Red Cross describes cholera outbreak in Zimbabwe as one of the 10 unreported disasters of 2023


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The International Federation of the Red Cross has described the cholera outbreak in Zimbabwe as one of the “ten deadly emergencies” of 2023 that did not get much world media attention.

“These ten deadly emergencies from 2023 didn’t get much love from global media but they were just as heart-breaking and life-changing to the people affected as the big crises that make headlines,” it said.

“Maybe it’s because the disaster happened in a remote, rural area, far from media hubs. Maybe it’s ‘too small’ to warrant a global reaction. Whatever the reason, some emergencies don’t get as much attention as others. For the people living through these crises, however, they are just as real, heartbreaking and life-changing as the big catastrophes that go viral or that benefit from the ‘CNN effect’,” the IFRC said..

The Zimbabwe government said that 10 633 cases of cholera had been reported as of 6 December but 10 203 people had recovered. More than 200 people have died since the outbreak in February.

In its report the IFRC said: “Like many other relatively localised or regional epidemics, the cholera outbreak in Zimbabwe in 2023 has received little international attention.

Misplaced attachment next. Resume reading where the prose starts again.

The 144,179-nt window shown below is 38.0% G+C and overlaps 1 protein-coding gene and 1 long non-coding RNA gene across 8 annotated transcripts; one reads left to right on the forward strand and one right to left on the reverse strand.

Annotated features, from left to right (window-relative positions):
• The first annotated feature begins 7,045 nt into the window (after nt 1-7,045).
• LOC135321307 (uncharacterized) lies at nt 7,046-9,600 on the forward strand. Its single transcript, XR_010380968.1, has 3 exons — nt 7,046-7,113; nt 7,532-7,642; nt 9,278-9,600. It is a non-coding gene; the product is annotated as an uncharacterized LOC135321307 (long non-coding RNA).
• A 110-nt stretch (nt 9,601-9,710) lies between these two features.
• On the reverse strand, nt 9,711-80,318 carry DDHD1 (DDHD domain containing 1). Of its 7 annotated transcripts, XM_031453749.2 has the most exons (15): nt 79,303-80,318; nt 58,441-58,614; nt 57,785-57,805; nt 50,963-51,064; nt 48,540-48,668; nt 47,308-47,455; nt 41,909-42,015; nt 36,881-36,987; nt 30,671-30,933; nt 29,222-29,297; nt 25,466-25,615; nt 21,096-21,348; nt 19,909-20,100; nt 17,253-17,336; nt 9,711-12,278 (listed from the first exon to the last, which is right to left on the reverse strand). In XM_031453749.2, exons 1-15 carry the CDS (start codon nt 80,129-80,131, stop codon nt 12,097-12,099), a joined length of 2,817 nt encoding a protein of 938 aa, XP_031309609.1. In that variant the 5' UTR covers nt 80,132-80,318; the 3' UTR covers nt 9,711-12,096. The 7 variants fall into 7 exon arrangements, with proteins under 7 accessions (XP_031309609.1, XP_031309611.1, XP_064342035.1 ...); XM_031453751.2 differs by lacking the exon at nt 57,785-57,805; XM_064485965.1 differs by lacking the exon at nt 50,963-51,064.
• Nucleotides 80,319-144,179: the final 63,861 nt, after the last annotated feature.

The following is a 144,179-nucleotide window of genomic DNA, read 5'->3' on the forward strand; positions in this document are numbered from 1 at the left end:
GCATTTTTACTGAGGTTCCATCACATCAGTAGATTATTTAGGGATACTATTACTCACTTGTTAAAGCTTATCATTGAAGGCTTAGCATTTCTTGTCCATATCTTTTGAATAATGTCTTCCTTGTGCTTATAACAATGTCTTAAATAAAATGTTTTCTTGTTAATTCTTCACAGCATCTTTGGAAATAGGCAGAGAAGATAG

“It started in February 2023 and to date, suspected and confirmed cases have been reported in 41 districts in all the country’s 10 provinces. 

“The IFRC has launched an emergency appeal to support the work of the Zimbabwe Red Cross, but even before that, IFRC-DREF dispersed CHF 500 000 (about US$580 000) to support 141 257 people with health care and water, sanitation and hygiene support in key impacted areas. 

“The goal is to prevent and control the spread of Cholera, interrupt the chain of transmission, facilitate the improvement of case management and improve basic sanitation, hygiene practices and access to safe drinking water.”

The Zimbabwe government says the outbreak is under control.

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Charles Rukuni
The Insider is a political and business bulletin about Zimbabwe, edited by Charles Rukuni. Founded in 1990, it was a printed 12-page subscription only newsletter until 2003 when Zimbabwe's hyper-inflation made it impossible to continue printing.

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